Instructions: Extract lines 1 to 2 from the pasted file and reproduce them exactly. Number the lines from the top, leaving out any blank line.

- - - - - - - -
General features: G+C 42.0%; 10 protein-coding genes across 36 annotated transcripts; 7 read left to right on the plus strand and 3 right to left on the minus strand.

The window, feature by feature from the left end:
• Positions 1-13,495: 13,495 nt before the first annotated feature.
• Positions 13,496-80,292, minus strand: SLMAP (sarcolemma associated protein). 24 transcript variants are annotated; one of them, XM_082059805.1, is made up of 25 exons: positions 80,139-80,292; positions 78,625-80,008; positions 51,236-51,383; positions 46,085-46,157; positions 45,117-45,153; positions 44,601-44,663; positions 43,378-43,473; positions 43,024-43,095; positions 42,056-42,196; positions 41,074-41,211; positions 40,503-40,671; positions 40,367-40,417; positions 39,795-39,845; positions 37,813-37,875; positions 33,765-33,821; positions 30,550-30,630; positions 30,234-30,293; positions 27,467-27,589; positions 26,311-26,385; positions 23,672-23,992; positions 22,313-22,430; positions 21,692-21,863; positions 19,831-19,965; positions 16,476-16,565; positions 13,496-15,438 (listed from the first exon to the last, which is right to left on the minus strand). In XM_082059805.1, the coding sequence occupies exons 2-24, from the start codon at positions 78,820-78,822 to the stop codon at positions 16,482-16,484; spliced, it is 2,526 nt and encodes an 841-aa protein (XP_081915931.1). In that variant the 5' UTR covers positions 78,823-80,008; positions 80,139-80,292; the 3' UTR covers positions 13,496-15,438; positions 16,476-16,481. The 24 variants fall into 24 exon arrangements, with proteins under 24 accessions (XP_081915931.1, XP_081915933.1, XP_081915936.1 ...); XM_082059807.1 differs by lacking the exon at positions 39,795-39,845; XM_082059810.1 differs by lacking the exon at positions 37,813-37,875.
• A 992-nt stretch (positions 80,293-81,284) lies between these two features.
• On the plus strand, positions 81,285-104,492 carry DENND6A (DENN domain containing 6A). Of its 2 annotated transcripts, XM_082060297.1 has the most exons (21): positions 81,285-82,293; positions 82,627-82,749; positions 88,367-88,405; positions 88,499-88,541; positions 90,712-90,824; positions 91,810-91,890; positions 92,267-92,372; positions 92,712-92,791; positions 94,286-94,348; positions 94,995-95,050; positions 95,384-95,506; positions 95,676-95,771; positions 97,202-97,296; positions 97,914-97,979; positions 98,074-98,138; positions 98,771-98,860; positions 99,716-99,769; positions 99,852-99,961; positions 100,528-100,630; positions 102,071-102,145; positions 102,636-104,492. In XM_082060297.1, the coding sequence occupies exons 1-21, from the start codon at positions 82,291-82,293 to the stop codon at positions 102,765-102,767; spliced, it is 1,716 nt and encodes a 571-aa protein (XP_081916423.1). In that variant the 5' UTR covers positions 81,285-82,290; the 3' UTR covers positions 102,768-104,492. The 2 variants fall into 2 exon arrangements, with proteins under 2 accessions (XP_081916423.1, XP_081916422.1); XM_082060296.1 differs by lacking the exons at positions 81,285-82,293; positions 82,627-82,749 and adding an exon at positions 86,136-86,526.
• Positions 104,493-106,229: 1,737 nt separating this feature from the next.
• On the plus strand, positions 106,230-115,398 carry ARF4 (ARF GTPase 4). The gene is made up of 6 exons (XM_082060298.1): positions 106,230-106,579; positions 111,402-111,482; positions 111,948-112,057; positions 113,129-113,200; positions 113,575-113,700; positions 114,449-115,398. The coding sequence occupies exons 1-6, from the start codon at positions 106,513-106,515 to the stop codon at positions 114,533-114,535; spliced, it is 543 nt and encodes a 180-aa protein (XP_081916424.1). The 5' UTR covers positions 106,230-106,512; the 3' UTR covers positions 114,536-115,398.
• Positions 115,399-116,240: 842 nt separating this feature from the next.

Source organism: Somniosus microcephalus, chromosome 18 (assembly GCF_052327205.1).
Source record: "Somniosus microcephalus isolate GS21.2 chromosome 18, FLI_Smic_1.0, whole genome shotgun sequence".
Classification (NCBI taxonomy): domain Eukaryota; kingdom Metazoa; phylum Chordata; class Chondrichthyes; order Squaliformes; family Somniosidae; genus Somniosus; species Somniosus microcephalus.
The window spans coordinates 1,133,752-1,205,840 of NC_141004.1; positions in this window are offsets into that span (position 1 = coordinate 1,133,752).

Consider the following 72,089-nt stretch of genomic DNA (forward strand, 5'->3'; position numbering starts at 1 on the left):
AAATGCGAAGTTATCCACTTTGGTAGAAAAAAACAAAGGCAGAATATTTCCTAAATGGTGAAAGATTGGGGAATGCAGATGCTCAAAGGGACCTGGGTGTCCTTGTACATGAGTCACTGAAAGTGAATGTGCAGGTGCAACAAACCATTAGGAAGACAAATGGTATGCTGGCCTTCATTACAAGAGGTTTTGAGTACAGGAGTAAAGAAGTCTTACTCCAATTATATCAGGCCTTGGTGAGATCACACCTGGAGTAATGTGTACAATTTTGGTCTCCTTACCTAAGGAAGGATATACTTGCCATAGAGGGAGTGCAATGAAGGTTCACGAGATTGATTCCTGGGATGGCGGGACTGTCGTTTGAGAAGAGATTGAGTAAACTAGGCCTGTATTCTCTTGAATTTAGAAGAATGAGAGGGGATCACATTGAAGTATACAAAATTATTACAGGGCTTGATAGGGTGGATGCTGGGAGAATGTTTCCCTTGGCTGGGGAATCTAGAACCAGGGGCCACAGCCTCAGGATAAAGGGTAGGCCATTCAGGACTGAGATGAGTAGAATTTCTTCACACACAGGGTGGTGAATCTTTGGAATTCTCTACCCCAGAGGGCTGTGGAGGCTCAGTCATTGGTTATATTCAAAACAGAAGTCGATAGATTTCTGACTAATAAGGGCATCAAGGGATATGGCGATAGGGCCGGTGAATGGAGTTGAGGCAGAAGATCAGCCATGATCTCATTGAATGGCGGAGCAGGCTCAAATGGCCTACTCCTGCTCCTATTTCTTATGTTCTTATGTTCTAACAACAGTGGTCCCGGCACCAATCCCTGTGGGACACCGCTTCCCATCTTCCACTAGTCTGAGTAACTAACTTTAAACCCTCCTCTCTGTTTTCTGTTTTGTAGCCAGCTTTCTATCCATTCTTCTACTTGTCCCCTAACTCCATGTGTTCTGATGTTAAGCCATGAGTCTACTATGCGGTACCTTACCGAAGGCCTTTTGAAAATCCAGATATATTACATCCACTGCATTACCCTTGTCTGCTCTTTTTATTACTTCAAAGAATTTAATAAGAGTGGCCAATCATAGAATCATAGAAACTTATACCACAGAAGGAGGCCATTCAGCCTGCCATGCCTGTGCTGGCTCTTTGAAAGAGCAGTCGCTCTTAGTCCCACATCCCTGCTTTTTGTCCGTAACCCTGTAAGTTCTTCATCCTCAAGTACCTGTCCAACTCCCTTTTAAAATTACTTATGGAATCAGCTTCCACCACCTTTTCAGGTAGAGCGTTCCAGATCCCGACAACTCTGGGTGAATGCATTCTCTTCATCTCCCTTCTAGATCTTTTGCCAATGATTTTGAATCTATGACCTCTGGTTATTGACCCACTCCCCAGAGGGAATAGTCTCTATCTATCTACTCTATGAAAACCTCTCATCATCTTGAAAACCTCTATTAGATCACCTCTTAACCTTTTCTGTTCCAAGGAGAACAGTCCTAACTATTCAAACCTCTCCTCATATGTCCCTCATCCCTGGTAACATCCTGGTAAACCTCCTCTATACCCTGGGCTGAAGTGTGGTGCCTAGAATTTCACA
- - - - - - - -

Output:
General features: G+C 42.0%; 10 protein-coding genes across 36 annotated transcripts; 7 read left to right on the plus strand and 3 right to left on the minus strand.

The window, feature by feature from the left end: